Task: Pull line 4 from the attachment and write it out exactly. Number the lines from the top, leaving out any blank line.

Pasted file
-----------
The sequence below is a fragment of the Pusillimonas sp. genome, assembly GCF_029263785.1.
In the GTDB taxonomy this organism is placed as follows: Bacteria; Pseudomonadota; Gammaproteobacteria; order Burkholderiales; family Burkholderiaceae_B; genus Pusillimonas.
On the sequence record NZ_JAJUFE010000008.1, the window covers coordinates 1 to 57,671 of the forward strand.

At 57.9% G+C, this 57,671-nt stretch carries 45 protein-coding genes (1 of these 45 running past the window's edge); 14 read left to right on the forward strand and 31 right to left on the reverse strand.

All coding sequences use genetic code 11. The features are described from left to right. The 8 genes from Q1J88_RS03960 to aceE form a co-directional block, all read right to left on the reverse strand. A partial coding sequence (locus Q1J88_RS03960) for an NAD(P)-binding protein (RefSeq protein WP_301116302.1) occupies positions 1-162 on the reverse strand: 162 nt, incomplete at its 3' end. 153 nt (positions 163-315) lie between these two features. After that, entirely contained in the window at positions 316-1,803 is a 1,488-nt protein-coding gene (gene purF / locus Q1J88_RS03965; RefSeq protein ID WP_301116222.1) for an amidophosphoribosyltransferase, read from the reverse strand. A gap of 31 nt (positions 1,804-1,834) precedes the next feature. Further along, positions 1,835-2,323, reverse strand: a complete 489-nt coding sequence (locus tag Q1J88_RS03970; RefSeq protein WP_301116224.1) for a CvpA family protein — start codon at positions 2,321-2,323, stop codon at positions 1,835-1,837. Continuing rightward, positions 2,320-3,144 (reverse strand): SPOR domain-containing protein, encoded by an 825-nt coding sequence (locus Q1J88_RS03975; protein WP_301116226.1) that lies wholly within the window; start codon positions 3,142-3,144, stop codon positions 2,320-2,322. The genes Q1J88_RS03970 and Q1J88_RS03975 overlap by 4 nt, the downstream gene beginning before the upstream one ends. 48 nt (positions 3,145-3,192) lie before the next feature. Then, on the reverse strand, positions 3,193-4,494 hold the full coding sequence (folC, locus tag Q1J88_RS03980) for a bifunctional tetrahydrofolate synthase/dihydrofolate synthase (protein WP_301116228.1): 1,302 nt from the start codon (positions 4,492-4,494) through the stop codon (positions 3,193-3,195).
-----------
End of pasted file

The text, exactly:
At 57.9% G+C, this 57,671-nt stretch carries 45 protein-coding genes (1 of these 45 running past the window's edge); 14 read left to right on the forward strand and 31 right to left on the reverse strand.